A closer look at the arts in education | New

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EDITOR’S NOTE: The elementary school-focused story appeared in the weekend edition.

The Kentucky Department of Education standards “incorporate the five artistic disciplines of dance, media arts, music, drama and visual arts,” according to the KDE website. “Schools are encouraged to provide their students with rigorous arts programs that emphasize the four artistic processes of creation, performance / presentation / production, response and connection. “

The report card data released annually by KDE provides a list of opportunities in the arts as well as the teaching minutes students receive per week in the arts. These data are broken down by school for each of the five categories. It is important to note that elementary and secondary schools with middle-level students are always classified according to the name of the school.

Colleges

Middle school students can start focusing on one field and look to specialize in the field in high school if they choose, according to KDE. The KDE standards state that students should “establish a foundation in the arts so that students are able to communicate at a basic level in each of the art forms of dance, media arts, music, theater and visual arts. … Grounding in the Arts involves developing literacy in the five artistic disciplines, analyzing and critiquing the arts, and actively sharing their own work with others. Students should make connections between the arts and their own personal experiences, as well as how the arts convey meaning and reflect human experience.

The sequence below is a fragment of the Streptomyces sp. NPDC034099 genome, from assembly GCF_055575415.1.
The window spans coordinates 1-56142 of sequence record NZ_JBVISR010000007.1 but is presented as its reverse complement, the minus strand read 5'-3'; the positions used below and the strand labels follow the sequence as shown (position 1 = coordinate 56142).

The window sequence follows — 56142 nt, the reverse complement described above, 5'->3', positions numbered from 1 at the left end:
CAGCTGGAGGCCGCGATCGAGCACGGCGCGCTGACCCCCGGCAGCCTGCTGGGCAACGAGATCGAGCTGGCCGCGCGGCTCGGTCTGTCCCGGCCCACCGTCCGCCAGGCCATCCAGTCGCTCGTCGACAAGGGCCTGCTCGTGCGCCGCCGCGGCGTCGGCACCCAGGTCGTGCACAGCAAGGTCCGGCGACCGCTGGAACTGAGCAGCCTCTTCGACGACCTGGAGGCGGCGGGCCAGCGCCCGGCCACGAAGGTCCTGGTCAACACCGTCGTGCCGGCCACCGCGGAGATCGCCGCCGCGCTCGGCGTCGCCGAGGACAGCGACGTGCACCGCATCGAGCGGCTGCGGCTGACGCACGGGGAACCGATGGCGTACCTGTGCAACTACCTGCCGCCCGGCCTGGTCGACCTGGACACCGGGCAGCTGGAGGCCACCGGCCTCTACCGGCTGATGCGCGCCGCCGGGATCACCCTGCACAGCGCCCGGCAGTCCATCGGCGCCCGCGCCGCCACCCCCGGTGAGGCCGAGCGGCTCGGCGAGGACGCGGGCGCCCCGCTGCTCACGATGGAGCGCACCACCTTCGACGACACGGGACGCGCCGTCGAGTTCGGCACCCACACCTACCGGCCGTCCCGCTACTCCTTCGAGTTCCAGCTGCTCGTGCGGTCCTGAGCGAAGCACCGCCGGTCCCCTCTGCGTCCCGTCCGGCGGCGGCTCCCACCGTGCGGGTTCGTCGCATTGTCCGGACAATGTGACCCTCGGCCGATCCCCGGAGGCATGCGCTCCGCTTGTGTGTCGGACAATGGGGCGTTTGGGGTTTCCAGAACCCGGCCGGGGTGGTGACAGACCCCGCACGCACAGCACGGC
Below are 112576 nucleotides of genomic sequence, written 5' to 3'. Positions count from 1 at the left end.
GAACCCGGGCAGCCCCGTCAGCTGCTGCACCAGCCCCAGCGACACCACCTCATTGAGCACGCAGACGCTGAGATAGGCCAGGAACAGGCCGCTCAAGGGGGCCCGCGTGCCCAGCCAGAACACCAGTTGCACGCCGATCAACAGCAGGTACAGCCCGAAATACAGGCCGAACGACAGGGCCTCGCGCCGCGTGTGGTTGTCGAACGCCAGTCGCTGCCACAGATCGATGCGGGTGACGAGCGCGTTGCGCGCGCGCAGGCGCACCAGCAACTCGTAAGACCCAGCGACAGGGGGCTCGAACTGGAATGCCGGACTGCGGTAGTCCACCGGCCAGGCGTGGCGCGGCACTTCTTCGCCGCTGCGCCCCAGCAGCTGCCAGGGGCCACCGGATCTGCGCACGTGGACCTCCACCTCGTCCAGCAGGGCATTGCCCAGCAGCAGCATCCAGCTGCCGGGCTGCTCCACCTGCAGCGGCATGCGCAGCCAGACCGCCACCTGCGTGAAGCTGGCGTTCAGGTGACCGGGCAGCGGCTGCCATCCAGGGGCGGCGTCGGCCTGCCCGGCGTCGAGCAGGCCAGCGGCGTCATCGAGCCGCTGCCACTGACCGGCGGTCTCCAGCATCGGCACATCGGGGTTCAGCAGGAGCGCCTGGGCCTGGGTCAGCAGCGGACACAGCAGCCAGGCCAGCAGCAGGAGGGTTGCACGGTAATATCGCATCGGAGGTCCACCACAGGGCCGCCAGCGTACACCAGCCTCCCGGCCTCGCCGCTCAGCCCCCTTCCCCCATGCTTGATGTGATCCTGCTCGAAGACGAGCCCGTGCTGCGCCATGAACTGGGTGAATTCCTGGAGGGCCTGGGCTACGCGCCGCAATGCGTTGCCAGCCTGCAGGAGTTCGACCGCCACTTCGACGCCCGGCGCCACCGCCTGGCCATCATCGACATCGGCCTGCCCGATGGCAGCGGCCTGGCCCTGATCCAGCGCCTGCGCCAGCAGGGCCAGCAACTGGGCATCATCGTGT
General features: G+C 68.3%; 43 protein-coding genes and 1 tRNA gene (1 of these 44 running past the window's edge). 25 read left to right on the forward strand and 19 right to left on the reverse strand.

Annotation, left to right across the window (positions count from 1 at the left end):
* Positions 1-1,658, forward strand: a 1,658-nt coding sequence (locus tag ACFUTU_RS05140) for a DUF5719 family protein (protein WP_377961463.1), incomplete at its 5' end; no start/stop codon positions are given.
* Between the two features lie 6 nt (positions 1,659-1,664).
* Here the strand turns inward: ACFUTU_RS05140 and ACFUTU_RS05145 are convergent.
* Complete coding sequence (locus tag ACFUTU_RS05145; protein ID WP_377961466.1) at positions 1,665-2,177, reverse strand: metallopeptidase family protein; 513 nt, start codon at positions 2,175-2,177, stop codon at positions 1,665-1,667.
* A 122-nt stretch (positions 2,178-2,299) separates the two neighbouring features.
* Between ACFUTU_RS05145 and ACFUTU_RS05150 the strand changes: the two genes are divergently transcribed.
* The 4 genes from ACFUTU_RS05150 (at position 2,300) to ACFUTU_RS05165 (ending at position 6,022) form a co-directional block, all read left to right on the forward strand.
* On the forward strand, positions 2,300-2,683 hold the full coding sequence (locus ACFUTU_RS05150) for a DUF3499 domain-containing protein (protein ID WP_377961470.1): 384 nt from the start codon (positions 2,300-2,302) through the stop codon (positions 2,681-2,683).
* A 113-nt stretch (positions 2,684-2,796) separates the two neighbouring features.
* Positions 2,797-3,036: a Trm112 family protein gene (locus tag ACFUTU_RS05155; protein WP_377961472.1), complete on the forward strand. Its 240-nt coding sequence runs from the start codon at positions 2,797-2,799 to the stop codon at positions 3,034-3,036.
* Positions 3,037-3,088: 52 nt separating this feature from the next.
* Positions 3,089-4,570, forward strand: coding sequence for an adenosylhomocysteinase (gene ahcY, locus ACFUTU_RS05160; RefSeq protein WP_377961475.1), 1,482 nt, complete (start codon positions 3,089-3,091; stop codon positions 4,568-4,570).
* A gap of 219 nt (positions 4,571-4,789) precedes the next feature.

At the intermediate level, one school offers dance instruction minutes, two teach theater and four teach media arts. Eight colleges provide instructional minutes in music and visual arts. Of the 10 districts, no data is available for Russell Middle School and data from Fairview College is aggregated into high school data.

The range for colleges is from 51 minutes to 3,900 minutes of instruction in the arts. Ashland Middle School has the most teaching minutes, including 2,200 music instruction minutes, the most of any school at any level.

Four schools devote all of the institution’s teaching minutes to a single subject. Louisa Middle (Lawrence Co.) and Wurtland Middle (Greenup Co.) provide 250 minutes of music instruction each week, while McKell Middle (Greenup Co.) provides 900 minutes of music instruction. Lewis County Middle uses his 51 minutes of visual arts instruction.

The two Carter County colleges offer two disciplines: music and the visual arts. West Carter shares 600 minutes at 50% each. East Carter devotes 52.83% of the 530 minutes to music and 47.17% to the visual arts.

Ashland and Raceland-Worthington Colleges both offer media arts in addition to music and visual arts. Ashland devotes 56.41% of her teaching minutes to music and 35.9% to the visual arts. The remaining 7.69% of Ashland’s 3,900 teaching minutes is spent teaching media arts. Raceland is incredibly close to an even split between media arts, music and visual arts, but one minute less in media arts brings the percentage to 32.84% in media and 33.58% in music. and the visual arts. The school has a total of 134 teaching minutes.